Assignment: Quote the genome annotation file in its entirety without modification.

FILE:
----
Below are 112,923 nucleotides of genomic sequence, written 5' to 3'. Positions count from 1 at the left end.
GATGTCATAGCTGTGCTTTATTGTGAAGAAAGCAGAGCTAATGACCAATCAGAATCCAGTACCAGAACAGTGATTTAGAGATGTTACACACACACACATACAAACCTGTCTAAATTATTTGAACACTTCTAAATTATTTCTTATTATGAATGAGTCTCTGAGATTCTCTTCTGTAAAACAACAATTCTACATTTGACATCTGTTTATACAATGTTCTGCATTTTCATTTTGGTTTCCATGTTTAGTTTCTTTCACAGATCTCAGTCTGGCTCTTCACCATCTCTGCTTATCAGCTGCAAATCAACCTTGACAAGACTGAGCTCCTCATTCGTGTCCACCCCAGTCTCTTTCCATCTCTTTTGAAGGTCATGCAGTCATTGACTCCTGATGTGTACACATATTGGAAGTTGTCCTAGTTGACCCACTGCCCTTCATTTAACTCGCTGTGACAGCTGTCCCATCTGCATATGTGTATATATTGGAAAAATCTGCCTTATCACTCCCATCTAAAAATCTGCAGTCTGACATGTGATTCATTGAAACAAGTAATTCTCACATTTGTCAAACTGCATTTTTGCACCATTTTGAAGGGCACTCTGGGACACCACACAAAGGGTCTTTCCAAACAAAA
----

Below are 112,923 nucleotides of genomic sequence, written 5' to 3'. Positions count from 1 at the left end.
GATGTCATAGCTGTGCTTTATTGTGAAGAAAGCAGAGCTAATGACCAATCAGAATCCAGTACCAGAACAGTGATTTAGAGATGTTACACACACACACATACAAACCTGTCTAAATTATTTGAACACTTCTAAATTATTTCTTATTATGAATGAGTCTCTGAGATTCTCTTCTGTAAAACAACAATTCTACATTTGACATCTGTTTATACAATGTTCTGCATTTTCATTTTGGTTTCCATGTTTAGTTTCTTTCACAGATCTCAGTCTGGCTCTTCACCATCTCTGCTTATCAGCTGCAAATCAACCTTGACAAGACTGAGCTCCTCATTCGTGTCCACCCCAGTCTCTTTCCATCTCTTTTGAAGGTCATGCAGTCATTGACTCCTGATGTGTACACATATTGGAAGTTGTCCTAGTTGACCCACTGCCCTTCATTTAACTCGCTGTGACAGCTGTCCCATCTGCATATGTGTATATATTGGAAAAATCTGCCTTATCACTCCCATCTAAAAATCTGCAGTCTGACATGTGATTCATTGAAACAAGTAATTCTCACATTTGTCAAACTGCATTTTTGCACCATTTTGAAGGGCACTCTGGGACACCACACAAAGGGTCTTTCCAAACAAAA